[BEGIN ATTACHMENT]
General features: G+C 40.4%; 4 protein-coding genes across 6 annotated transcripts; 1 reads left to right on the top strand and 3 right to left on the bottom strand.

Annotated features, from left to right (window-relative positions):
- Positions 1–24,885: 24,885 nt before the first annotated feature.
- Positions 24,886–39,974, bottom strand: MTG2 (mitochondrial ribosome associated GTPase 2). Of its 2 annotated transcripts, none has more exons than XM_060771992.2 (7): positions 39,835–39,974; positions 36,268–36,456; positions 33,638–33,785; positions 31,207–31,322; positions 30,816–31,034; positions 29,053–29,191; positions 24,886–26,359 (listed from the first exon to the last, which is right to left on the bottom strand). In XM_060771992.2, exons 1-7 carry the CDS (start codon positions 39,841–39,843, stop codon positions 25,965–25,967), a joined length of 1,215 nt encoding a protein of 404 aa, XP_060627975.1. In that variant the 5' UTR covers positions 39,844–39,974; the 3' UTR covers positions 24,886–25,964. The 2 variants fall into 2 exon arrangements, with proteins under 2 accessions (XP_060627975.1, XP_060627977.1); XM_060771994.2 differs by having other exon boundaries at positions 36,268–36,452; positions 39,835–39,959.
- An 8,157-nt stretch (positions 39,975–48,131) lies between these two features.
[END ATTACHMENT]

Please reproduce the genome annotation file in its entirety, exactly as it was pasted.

General features: G+C 40.4%; 4 protein-coding genes across 6 annotated transcripts; 1 reads left to right on the top strand and 3 right to left on the bottom strand.

Annotated features, from left to right (window-relative positions):
- Positions 1–24,885: 24,885 nt before the first annotated feature.
- Positions 24,886–39,974, bottom strand: MTG2 (mitochondrial ribosome associated GTPase 2). Of its 2 annotated transcripts, none has more exons than XM_060771992.2 (7): positions 39,835–39,974; positions 36,268–36,456; positions 33,638–33,785; positions 31,207–31,322; positions 30,816–31,034; positions 29,053–29,191; positions 24,886–26,359 (listed from the first exon to the last, which is right to left on the bottom strand). In XM_060771992.2, exons 1-7 carry the CDS (start codon positions 39,841–39,843, stop codon positions 25,965–25,967), a joined length of 1,215 nt encoding a protein of 404 aa, XP_060627975.1. In that variant the 5' UTR covers positions 39,844–39,974; the 3' UTR covers positions 24,886–25,964. The 2 variants fall into 2 exon arrangements, with proteins under 2 accessions (XP_060627975.1, XP_060627977.1); XM_060771994.2 differs by having other exon boundaries at positions 36,268–36,452; positions 39,835–39,959.
- An 8,157-nt stretch (positions 39,975–48,131) lies between these two features.